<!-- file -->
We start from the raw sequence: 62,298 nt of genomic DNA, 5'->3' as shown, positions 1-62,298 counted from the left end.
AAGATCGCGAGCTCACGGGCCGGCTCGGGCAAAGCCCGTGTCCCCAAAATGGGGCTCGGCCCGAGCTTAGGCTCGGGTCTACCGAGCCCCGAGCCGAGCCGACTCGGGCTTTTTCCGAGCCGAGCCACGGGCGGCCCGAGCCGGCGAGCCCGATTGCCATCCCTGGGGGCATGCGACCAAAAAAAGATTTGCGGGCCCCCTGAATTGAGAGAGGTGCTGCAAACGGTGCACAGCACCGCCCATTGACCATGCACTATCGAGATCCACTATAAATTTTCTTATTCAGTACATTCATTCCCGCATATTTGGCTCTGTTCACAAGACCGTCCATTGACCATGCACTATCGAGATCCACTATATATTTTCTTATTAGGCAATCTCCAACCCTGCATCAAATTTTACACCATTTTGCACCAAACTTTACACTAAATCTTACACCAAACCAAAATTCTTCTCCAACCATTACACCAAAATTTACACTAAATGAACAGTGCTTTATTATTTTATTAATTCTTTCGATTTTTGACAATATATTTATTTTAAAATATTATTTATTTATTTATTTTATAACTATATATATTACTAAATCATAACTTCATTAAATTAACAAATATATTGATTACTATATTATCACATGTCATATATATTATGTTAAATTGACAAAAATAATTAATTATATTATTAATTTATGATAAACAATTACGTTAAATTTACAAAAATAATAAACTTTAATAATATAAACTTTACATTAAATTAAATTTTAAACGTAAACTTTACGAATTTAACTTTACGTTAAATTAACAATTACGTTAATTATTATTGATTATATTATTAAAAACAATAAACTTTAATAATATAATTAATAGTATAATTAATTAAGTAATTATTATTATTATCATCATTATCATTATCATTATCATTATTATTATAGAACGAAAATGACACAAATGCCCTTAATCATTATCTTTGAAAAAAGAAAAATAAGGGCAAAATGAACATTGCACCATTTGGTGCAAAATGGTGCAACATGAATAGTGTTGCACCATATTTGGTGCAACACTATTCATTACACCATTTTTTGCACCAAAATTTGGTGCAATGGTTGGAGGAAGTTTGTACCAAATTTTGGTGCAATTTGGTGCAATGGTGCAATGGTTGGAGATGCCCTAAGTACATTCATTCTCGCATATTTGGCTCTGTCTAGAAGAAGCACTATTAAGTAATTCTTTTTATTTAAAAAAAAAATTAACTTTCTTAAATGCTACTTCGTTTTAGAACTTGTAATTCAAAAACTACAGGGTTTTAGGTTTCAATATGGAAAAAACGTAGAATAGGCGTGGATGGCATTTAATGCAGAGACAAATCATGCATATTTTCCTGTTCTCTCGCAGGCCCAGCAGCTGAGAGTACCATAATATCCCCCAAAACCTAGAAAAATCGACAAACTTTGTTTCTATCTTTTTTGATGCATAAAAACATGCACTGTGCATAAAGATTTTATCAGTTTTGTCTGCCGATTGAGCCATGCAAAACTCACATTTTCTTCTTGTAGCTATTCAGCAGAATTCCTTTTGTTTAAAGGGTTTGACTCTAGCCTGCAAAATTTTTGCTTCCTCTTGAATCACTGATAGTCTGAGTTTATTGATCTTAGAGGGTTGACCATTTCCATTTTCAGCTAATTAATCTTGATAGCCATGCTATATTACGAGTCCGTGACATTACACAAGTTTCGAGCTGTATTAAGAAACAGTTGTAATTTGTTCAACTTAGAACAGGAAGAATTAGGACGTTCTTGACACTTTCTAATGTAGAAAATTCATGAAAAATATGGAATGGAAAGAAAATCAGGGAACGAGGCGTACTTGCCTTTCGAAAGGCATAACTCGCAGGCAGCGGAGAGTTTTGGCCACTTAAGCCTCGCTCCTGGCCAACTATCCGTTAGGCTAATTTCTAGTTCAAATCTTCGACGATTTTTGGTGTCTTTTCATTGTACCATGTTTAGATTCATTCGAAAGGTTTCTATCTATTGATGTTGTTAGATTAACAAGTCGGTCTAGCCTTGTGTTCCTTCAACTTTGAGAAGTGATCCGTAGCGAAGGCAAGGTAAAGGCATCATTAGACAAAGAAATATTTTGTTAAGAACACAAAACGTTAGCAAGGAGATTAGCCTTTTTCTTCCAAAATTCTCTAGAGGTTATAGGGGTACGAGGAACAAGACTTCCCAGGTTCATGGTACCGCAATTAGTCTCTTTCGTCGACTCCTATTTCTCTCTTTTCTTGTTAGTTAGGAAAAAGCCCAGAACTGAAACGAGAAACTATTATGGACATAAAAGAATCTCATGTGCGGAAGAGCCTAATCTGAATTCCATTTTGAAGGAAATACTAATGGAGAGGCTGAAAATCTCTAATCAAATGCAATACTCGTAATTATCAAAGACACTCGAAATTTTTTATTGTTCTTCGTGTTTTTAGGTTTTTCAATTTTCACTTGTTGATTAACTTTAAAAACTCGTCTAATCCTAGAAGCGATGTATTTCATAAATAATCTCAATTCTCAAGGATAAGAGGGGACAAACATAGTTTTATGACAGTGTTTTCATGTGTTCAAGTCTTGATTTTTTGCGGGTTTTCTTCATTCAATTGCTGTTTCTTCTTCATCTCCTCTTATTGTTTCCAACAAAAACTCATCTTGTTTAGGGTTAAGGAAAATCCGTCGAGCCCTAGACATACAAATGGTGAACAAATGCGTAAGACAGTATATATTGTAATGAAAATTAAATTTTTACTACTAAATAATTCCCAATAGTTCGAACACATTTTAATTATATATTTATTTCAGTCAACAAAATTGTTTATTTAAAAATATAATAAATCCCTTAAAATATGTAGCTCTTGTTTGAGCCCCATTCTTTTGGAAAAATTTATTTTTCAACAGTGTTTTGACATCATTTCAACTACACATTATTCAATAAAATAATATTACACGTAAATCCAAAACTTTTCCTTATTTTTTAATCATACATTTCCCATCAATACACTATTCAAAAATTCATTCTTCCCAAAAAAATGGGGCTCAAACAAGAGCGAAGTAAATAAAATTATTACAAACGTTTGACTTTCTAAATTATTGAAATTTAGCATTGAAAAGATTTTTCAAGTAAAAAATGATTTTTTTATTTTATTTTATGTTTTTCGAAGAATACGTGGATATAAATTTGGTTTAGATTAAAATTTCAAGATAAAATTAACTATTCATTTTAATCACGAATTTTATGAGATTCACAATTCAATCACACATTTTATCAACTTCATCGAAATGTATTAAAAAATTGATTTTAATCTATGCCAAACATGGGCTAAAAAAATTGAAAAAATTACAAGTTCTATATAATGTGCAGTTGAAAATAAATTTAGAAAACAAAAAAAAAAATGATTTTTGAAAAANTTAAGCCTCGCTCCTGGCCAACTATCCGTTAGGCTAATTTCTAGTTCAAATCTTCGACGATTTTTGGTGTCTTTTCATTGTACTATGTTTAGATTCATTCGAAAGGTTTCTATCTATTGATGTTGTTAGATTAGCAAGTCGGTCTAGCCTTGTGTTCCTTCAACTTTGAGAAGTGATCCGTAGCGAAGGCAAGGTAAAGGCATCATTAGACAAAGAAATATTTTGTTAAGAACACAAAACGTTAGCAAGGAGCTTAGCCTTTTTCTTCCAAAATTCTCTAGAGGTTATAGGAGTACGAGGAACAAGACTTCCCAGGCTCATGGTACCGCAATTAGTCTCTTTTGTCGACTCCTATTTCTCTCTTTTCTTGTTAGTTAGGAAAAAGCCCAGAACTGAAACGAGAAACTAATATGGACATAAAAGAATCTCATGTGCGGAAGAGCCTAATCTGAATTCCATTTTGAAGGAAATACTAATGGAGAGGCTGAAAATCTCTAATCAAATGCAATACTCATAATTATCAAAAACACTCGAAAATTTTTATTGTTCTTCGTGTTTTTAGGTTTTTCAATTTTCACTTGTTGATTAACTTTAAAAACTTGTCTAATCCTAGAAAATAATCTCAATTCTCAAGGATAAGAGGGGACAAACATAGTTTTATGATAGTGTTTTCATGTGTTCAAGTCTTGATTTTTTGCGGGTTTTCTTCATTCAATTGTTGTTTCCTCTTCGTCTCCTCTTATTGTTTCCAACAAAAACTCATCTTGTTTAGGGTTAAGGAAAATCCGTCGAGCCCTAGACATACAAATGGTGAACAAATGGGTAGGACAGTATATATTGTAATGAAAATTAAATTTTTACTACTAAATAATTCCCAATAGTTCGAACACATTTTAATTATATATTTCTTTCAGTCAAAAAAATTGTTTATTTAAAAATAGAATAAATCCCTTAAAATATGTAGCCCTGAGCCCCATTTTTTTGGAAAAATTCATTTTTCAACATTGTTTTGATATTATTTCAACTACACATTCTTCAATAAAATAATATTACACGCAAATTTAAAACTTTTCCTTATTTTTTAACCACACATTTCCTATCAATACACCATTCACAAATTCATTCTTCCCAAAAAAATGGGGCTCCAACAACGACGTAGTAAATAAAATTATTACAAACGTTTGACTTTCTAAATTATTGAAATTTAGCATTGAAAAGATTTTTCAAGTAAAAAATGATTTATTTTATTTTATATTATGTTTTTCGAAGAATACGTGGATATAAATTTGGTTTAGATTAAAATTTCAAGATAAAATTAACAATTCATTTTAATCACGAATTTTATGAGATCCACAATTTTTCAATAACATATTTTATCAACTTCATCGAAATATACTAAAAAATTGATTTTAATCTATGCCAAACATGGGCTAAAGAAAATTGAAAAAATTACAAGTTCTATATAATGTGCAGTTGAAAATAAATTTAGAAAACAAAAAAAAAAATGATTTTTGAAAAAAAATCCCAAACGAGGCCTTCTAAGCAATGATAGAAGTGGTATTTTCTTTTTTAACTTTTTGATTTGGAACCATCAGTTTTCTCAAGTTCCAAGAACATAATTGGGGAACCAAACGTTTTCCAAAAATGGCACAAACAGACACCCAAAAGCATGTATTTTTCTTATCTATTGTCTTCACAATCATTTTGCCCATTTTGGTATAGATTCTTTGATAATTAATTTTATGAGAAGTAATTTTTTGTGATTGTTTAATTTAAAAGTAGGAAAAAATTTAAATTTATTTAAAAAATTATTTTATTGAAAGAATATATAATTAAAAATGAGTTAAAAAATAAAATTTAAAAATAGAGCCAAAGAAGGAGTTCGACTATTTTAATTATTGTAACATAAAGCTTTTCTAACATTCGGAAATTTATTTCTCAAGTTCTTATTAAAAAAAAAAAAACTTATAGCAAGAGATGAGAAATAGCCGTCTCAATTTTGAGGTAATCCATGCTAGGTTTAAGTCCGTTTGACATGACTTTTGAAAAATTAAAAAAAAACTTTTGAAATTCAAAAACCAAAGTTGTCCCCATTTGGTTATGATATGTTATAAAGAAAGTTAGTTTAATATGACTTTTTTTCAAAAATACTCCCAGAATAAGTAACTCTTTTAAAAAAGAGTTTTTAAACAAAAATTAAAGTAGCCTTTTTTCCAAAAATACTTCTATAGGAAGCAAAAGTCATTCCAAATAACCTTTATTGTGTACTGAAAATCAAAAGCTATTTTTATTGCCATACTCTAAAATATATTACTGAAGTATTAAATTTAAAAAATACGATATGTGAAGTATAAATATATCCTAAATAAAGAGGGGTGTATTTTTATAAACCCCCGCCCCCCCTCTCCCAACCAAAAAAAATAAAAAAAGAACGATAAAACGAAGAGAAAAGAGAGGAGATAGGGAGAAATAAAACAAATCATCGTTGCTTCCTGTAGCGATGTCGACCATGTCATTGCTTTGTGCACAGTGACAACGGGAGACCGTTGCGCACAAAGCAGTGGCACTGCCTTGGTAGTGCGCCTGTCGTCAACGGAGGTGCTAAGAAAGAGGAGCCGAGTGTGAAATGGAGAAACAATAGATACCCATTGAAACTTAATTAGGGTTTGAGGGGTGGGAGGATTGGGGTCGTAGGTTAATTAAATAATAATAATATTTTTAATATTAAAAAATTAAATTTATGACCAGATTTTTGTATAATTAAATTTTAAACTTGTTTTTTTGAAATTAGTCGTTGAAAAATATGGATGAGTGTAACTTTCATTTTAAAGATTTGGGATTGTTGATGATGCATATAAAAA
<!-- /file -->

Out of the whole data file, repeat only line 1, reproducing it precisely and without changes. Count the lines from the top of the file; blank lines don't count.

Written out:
We start from the raw sequence: 62,298 nt of genomic DNA, 5'->3' as shown, positions 1-62,298 counted from the left end.